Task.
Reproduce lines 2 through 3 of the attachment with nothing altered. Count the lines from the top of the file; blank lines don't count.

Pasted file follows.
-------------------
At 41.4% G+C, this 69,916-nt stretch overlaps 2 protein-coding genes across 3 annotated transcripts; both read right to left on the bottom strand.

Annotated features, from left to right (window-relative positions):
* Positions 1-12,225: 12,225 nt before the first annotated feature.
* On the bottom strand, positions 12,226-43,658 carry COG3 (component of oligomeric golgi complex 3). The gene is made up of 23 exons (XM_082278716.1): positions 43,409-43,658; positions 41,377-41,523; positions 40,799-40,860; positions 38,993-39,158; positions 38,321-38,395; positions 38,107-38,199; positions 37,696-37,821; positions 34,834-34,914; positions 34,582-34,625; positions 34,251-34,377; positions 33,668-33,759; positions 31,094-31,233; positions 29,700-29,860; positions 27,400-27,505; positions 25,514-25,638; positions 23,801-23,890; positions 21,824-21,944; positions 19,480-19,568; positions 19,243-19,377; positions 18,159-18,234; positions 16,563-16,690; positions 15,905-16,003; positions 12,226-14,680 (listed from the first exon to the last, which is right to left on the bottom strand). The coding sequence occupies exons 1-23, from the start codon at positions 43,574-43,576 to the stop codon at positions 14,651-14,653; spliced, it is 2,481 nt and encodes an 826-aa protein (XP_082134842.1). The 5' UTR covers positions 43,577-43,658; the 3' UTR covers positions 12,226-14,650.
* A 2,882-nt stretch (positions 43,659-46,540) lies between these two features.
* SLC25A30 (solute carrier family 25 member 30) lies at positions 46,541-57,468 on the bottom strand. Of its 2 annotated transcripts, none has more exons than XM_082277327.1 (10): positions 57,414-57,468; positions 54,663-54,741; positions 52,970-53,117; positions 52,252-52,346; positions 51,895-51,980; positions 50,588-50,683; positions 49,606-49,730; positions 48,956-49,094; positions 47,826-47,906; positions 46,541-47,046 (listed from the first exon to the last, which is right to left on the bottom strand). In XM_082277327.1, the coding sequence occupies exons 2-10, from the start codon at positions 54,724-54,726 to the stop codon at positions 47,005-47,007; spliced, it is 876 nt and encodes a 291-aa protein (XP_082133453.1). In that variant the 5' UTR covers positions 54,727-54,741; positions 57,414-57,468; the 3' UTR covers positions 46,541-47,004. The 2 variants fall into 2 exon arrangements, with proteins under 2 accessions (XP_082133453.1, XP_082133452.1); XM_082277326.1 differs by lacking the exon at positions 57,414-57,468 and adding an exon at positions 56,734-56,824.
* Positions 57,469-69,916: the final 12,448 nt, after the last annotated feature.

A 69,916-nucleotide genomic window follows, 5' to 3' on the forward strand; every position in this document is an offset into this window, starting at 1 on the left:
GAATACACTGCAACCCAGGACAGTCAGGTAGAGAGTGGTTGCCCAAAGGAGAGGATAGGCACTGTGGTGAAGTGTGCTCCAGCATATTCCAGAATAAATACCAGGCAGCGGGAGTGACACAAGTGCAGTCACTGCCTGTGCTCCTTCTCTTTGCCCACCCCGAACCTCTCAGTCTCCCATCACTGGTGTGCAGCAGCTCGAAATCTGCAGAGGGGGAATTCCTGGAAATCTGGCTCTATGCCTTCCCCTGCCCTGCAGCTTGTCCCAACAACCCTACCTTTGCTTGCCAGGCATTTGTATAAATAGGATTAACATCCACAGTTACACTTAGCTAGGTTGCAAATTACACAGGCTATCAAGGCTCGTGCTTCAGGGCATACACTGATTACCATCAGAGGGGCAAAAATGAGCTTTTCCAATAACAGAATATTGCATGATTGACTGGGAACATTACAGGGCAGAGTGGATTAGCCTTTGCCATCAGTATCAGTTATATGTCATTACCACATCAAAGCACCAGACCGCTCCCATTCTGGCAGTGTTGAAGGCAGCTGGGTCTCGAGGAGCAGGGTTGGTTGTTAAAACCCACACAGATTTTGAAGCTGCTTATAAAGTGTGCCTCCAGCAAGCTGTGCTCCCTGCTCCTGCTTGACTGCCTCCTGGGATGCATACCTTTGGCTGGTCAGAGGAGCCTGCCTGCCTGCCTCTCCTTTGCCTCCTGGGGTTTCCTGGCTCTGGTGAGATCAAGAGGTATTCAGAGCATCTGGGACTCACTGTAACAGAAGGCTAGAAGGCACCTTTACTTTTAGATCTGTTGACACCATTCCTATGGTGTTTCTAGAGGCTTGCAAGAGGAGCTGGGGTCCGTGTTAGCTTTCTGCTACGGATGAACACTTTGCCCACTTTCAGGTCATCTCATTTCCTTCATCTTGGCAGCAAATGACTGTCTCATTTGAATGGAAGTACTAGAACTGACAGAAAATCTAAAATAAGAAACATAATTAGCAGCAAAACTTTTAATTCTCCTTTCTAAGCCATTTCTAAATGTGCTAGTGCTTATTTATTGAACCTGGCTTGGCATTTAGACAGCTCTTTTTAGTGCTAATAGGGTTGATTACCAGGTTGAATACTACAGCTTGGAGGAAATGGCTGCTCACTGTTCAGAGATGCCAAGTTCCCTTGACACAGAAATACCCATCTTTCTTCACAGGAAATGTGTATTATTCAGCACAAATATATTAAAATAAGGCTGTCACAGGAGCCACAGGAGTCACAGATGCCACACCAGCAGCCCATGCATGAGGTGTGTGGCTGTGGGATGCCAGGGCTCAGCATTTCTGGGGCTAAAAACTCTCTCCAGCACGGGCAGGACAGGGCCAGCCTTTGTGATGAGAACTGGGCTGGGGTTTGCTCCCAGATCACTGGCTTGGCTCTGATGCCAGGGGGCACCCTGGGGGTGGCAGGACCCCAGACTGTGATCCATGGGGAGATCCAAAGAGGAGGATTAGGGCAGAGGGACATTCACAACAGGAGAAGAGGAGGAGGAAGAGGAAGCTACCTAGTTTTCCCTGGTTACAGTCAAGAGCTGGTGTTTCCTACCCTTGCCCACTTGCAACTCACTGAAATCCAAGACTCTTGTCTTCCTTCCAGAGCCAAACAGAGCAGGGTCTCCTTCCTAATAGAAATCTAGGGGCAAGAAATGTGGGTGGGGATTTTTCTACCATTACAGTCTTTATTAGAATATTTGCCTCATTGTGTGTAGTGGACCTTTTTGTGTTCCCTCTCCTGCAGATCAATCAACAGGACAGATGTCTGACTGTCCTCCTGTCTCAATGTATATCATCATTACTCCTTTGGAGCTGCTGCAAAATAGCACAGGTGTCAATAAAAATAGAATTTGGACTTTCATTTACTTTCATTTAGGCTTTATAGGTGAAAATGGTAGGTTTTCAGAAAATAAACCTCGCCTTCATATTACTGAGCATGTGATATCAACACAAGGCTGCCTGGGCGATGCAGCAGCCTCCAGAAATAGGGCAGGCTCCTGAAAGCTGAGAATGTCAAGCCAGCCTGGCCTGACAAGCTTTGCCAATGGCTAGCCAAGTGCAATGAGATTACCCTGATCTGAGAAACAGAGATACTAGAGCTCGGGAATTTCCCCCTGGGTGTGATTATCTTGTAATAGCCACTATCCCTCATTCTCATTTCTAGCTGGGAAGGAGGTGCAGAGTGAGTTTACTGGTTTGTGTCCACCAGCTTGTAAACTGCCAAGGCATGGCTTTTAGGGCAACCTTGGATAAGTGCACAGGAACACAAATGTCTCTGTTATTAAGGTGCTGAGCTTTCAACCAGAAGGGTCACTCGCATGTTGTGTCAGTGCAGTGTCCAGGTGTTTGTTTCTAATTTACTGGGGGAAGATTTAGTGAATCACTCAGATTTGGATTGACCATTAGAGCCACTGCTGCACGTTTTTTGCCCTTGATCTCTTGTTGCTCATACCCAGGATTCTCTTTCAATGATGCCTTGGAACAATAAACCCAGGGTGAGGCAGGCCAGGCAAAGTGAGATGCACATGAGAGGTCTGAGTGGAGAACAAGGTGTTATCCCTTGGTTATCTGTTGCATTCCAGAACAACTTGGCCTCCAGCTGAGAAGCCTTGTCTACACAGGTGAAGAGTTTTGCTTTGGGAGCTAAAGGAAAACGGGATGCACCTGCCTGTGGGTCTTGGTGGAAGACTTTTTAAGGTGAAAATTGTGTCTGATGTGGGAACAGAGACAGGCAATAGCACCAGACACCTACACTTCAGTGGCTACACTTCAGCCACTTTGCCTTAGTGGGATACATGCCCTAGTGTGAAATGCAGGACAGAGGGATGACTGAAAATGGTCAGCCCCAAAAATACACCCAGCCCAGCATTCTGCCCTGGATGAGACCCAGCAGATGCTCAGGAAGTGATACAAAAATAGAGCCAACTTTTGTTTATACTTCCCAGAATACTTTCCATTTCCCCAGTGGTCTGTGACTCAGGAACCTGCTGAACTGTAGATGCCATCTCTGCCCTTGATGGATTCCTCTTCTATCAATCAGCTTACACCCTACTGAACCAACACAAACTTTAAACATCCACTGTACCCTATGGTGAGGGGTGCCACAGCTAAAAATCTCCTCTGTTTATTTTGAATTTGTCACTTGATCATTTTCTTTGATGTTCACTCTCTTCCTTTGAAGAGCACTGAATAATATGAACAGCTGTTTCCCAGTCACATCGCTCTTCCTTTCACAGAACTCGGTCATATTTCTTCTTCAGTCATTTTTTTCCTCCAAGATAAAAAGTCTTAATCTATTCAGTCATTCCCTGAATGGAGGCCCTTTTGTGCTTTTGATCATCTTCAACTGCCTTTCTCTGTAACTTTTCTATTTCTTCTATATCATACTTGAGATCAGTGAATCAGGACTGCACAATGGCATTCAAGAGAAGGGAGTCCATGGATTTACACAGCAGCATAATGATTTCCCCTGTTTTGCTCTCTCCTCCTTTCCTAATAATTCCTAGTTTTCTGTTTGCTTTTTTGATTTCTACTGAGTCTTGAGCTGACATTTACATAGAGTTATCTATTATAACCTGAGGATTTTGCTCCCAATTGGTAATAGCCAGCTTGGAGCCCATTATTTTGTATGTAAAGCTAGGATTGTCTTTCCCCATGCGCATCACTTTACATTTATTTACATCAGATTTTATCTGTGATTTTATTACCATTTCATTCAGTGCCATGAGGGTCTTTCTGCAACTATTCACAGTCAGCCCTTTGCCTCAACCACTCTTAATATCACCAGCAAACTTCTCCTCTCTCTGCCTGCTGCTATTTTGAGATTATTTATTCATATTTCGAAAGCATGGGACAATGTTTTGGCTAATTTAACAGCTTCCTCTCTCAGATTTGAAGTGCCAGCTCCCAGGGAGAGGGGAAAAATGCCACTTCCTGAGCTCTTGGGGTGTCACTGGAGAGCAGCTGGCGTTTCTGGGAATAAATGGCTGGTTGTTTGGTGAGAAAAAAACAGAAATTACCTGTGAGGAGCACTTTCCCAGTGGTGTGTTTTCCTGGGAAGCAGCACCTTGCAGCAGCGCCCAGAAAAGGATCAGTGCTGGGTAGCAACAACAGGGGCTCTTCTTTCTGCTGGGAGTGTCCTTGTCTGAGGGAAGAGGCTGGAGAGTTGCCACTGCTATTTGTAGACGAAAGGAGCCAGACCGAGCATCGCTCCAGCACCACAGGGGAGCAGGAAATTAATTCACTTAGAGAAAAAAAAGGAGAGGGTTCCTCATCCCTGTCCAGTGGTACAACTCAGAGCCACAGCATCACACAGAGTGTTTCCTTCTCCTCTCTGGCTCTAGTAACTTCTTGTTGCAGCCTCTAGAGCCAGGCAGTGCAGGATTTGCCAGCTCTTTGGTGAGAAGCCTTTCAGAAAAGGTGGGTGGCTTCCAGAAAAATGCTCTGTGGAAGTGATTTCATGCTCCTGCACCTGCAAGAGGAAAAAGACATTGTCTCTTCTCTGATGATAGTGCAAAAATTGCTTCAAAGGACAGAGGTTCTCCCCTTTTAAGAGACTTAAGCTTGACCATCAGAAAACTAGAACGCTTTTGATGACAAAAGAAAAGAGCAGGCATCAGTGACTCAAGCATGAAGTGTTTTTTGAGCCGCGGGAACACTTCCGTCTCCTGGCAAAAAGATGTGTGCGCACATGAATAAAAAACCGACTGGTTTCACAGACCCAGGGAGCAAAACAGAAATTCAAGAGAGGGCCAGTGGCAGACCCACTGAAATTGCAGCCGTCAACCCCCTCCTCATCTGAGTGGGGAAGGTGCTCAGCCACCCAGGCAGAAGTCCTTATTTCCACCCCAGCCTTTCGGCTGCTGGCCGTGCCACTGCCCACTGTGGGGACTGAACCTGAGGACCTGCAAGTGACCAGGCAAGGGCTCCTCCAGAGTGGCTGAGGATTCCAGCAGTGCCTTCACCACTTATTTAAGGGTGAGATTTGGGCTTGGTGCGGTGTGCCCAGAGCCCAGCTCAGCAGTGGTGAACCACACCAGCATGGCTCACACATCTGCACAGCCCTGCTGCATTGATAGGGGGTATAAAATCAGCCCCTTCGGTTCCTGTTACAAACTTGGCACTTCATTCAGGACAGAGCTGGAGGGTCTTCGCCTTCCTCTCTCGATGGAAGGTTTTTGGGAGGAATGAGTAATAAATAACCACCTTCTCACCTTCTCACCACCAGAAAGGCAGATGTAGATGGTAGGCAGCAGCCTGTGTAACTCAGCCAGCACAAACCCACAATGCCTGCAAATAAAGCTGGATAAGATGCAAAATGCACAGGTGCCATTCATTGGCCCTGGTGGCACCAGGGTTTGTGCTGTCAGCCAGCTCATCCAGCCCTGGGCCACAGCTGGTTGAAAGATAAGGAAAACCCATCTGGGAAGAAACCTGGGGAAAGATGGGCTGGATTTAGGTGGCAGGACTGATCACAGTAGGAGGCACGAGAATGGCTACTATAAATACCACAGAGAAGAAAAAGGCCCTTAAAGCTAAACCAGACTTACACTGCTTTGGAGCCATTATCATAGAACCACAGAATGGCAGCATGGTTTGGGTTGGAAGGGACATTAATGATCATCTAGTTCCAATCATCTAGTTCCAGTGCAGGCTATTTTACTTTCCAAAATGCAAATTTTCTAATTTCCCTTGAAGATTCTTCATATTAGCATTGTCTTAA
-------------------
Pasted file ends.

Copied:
Annotated features, from left to right (window-relative positions):
* Positions 1-12,225: 12,225 nt before the first annotated feature.